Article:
Contract testing with NUnit

When you’re testing your code, you’re most likely doing different types of tests – e.g. you might be doing real unit testing, integration testing, etc. In Rebus, we had the need to do contract tests[1. I’m not aware if there’s a more established word for this kind of black box test.], which is a test that ideally runs on multiple implementations of some interface, verifying that each implementation – given various preconditions in the form of differing setups etc – is cabable of satisfying a contract in the form of an interface.

In other words, for each implementation of a given interface, answer this question: Can the implementation behave in the same way in regards to the behavior we care about.

I’m aware of Grensesnitt, which Greg Young authored some time ago – and that is exactly what I’m after, only without the depending on an additional library, without the automatic stuff, etc. I just wanted to do it manually.

So, at first I wrote a lot of tedious code that would execute multiple tests for each test case, which was really clunky and tedious and would yield bad error messages when tests would fail, etc. Luckily, Asger Hallas brought my attention to the fact that a much more appropriate mechanism was already present in NUnit that would enable the thing that I wanted.

It turned out that NUnit’s [TestFixture] attribute accepts a Type as an argument, i.e. you can do this: [TestFixture(typeof(SomeType))], which will cause the test fixture type, which should be generic, to be closed with the given type. E.g. like so:

Now, if we add a generic constraint to the fixture’s type parameter, we can require that the type is a factory and can be newed up:

See where this is going? Now one single test fixture can be closed with multiple factory types, where each factory type is capable of creating an instance of one particular implementation of something, that should be tested. E.g. in Rebus, we can test that multiple implementations of the ISendMessages and IReceiveMessages work as expected by creating a factory interface like this:

where an implementation might look like this:

and one particular test fixture might look like this:

The advantage is that it’s much easier to see if new implementations of Rebus’ abstractions can satisfy the required contracts – and with the way it’s implemented now, various implementations can have different setup and teardown code, and their fixtures can belong to a suitable NUnit category, allowing Rebus’ build servers to run only tests where the required infrastructure is in place.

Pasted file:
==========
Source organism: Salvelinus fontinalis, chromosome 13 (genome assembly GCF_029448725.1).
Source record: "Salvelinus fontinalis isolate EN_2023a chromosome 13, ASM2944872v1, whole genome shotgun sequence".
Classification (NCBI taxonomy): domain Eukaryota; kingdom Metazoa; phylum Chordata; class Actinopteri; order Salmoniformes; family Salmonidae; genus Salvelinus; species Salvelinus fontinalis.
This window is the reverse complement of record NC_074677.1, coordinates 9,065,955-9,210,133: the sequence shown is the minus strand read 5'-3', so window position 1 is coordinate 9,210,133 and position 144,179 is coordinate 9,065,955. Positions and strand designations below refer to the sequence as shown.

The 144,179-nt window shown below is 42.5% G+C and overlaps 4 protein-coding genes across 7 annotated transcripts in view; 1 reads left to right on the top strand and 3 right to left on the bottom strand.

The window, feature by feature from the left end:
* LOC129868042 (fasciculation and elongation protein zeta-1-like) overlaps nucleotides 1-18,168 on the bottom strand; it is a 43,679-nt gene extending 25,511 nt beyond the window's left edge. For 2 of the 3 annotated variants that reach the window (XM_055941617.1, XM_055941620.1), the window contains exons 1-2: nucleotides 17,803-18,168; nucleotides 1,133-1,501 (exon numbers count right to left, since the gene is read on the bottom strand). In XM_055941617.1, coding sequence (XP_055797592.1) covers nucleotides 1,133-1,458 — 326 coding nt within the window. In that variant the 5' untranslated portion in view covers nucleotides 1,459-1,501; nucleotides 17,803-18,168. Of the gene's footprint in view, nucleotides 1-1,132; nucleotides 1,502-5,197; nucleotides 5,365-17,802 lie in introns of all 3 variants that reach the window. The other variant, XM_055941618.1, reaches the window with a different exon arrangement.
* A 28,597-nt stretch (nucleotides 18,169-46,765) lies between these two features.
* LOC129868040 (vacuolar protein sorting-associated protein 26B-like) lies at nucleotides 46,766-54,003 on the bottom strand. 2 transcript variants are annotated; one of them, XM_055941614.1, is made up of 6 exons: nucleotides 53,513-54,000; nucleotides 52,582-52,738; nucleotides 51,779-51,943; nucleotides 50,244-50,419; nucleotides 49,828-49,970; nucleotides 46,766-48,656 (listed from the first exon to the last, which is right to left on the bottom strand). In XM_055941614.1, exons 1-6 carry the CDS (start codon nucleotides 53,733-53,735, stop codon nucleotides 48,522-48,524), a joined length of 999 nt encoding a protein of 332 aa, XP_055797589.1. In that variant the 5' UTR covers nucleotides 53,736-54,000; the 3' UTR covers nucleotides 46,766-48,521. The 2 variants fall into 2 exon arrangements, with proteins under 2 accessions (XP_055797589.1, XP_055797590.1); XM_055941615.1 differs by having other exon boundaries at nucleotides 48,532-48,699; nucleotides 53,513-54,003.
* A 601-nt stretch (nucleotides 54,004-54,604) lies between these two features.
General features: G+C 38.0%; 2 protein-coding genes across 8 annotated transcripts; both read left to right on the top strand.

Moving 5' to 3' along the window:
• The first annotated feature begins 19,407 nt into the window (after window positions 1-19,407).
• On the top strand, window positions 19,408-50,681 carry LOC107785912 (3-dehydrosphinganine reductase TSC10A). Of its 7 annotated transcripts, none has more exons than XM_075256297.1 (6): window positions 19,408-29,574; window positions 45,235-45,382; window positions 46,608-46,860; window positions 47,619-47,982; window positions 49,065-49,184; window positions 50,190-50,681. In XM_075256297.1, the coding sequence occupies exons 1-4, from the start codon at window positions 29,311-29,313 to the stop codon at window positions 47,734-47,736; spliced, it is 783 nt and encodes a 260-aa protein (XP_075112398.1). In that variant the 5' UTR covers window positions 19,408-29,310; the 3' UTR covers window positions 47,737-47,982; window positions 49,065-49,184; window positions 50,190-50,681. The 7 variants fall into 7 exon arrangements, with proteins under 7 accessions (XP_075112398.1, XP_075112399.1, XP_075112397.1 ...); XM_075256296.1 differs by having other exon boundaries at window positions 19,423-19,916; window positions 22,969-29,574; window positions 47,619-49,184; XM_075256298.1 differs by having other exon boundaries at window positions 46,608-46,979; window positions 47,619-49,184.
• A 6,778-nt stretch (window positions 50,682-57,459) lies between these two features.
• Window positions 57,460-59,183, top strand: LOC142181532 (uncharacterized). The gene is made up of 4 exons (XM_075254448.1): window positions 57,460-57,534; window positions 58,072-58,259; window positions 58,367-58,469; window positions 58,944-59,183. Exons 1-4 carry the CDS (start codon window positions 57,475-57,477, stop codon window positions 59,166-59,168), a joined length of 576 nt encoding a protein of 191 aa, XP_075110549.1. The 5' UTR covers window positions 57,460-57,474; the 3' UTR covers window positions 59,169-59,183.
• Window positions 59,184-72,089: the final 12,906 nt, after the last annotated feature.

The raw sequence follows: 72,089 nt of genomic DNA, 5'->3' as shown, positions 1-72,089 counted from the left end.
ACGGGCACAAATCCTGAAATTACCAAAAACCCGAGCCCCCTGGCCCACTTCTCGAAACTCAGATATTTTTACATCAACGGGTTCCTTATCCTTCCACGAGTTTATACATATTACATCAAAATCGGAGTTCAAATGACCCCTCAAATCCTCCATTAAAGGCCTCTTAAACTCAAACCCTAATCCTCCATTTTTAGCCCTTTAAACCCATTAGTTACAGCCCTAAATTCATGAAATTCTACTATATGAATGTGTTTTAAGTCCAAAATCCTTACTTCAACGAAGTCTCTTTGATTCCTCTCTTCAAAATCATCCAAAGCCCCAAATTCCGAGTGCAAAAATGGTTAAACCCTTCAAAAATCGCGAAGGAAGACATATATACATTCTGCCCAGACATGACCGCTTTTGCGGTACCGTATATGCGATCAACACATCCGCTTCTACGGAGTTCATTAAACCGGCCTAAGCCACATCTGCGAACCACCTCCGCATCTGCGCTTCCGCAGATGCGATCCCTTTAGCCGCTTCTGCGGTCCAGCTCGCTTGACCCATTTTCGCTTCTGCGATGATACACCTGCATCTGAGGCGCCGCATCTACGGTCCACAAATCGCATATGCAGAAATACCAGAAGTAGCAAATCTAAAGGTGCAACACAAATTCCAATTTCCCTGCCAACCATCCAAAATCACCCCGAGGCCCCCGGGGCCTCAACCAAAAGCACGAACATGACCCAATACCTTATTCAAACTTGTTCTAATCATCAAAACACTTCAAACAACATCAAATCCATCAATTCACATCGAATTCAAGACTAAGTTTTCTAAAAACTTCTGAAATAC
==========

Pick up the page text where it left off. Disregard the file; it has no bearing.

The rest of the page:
Using Windsor as an auto-mocking container

One of my former colleagues blogged about using AutoFixture as an auto-mocking container the other day, which got me thinking about auto-mocking with Windsor.

Although I’ve never used auto-mocking myself, a few months ago, I answered a question on StackOverflow, hinting at how auto-mocking could be accomplished with Castle Windsor. I didn’t provide any example code though, so this post will show a more complete solution on how auto-mocking can be implemented with Windsor and Rhino Mocks[1. I realize that all the cool kids are using other mocking libraries these days. I’m still using Rhino though, but it should be a fairly trivial task to “port” this solution to another mocking library.].

A lazy component loader to generate the mocks

First, I create a simple ILazyComponentLoader that lazily registers a Rhino Mocks instance when a particular service is requested – like so:

– real simple. Windsor’s default lifestyle is singleton, which ensures that subsequent calls for the same service will give me the same mock instance.

Test fixture base class

Then I create a test fixture base class, which is supposed to act as exactly that: a fixture for the SUT:

As you can see, my SetUp method creates a new WindsorContainer, registering nothing but my AutoMockingLazyComponentLoader and TAppService – the SUT type. It then uses the container to instantiate the SUT, storing it away in a protected instance variable for test cases to work on.

I included DoSetUp and DoTearDown methods for my test fixtures to override in case they need to – but in most cases, they should not be used because of the coupling they introduce between test cases.